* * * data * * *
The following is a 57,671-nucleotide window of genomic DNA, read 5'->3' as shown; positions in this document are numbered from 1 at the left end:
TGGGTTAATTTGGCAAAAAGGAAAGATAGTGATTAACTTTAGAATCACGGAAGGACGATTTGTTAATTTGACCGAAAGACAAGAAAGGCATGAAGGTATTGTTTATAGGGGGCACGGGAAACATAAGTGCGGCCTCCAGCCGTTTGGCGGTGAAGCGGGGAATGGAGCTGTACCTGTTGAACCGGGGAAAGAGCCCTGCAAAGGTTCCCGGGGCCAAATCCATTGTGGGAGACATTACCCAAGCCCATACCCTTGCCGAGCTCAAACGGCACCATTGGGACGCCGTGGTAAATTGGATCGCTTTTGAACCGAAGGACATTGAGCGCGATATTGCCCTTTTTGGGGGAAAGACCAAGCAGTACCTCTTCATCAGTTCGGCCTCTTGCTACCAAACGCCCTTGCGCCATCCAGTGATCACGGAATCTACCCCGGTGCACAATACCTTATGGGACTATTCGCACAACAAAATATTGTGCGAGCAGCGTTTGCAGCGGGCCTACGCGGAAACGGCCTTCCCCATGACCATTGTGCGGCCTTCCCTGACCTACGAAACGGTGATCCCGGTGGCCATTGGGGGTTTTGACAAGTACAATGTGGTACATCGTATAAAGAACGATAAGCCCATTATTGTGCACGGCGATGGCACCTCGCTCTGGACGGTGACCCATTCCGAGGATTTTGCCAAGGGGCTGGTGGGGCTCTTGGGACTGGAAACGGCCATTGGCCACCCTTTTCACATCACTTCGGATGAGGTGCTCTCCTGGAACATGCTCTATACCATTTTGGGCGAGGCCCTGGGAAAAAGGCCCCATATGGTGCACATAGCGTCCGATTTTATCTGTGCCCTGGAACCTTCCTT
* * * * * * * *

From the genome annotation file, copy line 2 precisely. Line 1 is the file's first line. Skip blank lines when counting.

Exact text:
TGGGTTAATTTGGCAAAAAGGAAAGATAGTGATTAACTTTAGAATCACGGAAGGACGATTTGTTAATTTGACCGAAAGACAAGAAAGGCATGAAGGTATTGTTTATAGGGGGCACGGGAAACATAAGTGCGGCCTCCAGCCGTTTGGCGGTGAAGCGGGGAATGGAGCTGTACCTGTTGAACCGGGGAAAGAGCCCTGCAAAGGTTCCCGGGGCCAAATCCATTGTGGGAGACATTACCCAAGCCCATACCCTTGCCGAGCTCAAACGGCACCATTGGGACGCCGTGGTAAATTGGATCGCTTTTGAACCGAAGGACATTGAGCGCGATATTGCCCTTTTTGGGGGAAAGACCAAGCAGTACCTCTTCATCAGTTCGGCCTCTTGCTACCAAACGCCCTTGCGCCATCCAGTGATCACGGAATCTACCCCGGTGCACAATACCTTATGGGACTATTCGCACAACAAAATATTGTGCGAGCAGCGTTTGCAGCGGGCCTACGCGGAAACGGCCTTCCCCATGACCATTGTGCGGCCTTCCCTGACCTACGAAACGGTGATCCCGGTGGCCATTGGGGGTTTTGACAAGTACAATGTGGTACATCGTATAAAGAACGATAAGCCCATTATTGTGCACGGCGATGGCACCTCGCTCTGGACGGTGACCCATTCCGAGGATTTTGCCAAGGGGCTGGTGGGGCTCTTGGGACTGGAAACGGCCATTGGCCACCCTTTTCACATCACTTCGGATGAGGTGCTCTCCTGGAACATGCTCTATACCATTTTGGGCGAGGCCCTGGGAAAAAGGCCCCATATGGTGCACATAGCGTCCGATTTTATCTGTGCCCTGGAACCTTCCTT